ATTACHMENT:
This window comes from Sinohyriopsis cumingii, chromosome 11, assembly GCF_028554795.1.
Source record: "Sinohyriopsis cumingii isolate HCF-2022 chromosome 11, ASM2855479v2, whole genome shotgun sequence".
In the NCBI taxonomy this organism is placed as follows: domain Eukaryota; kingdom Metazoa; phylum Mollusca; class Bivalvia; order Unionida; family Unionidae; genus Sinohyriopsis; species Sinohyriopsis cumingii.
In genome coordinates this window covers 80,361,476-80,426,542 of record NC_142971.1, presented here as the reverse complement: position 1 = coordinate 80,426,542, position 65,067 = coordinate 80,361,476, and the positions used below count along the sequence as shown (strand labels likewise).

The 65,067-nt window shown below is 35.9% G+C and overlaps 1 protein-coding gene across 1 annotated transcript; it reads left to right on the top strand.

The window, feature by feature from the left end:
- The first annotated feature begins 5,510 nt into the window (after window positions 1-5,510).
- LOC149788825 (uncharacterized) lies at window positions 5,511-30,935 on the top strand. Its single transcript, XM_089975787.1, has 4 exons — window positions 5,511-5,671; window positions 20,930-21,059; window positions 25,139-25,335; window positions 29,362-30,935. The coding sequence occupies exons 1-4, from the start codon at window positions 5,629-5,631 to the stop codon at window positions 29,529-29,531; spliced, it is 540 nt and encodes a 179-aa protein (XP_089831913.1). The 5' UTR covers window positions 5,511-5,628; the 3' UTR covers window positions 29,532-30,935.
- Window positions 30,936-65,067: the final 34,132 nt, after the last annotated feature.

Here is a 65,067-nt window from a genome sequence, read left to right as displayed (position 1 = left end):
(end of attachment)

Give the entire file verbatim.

This window comes from Sinohyriopsis cumingii, chromosome 11, assembly GCF_028554795.1.
Source record: "Sinohyriopsis cumingii isolate HCF-2022 chromosome 11, ASM2855479v2, whole genome shotgun sequence".
In the NCBI taxonomy this organism is placed as follows: domain Eukaryota; kingdom Metazoa; phylum Mollusca; class Bivalvia; order Unionida; family Unionidae; genus Sinohyriopsis; species Sinohyriopsis cumingii.
In genome coordinates this window covers 80,361,476-80,426,542 of record NC_142971.1, presented here as the reverse complement: position 1 = coordinate 80,426,542, position 65,067 = coordinate 80,361,476, and the positions used below count along the sequence as shown (strand labels likewise).

The 65,067-nt window shown below is 35.9% G+C and overlaps 1 protein-coding gene across 1 annotated transcript; it reads left to right on the top strand.

The window, feature by feature from the left end:
- The first annotated feature begins 5,510 nt into the window (after window positions 1-5,510).
- LOC149788825 (uncharacterized) lies at window positions 5,511-30,935 on the top strand. Its single transcript, XM_089975787.1, has 4 exons — window positions 5,511-5,671; window positions 20,930-21,059; window positions 25,139-25,335; window positions 29,362-30,935. The coding sequence occupies exons 1-4, from the start codon at window positions 5,629-5,631 to the stop codon at window positions 29,529-29,531; spliced, it is 540 nt and encodes a 179-aa protein (XP_089831913.1). The 5' UTR covers window positions 5,511-5,628; the 3' UTR covers window positions 29,532-30,935.
- Window positions 30,936-65,067: the final 34,132 nt, after the last annotated feature.

Here is a 65,067-nt window from a genome sequence, read left to right as displayed (position 1 = left end):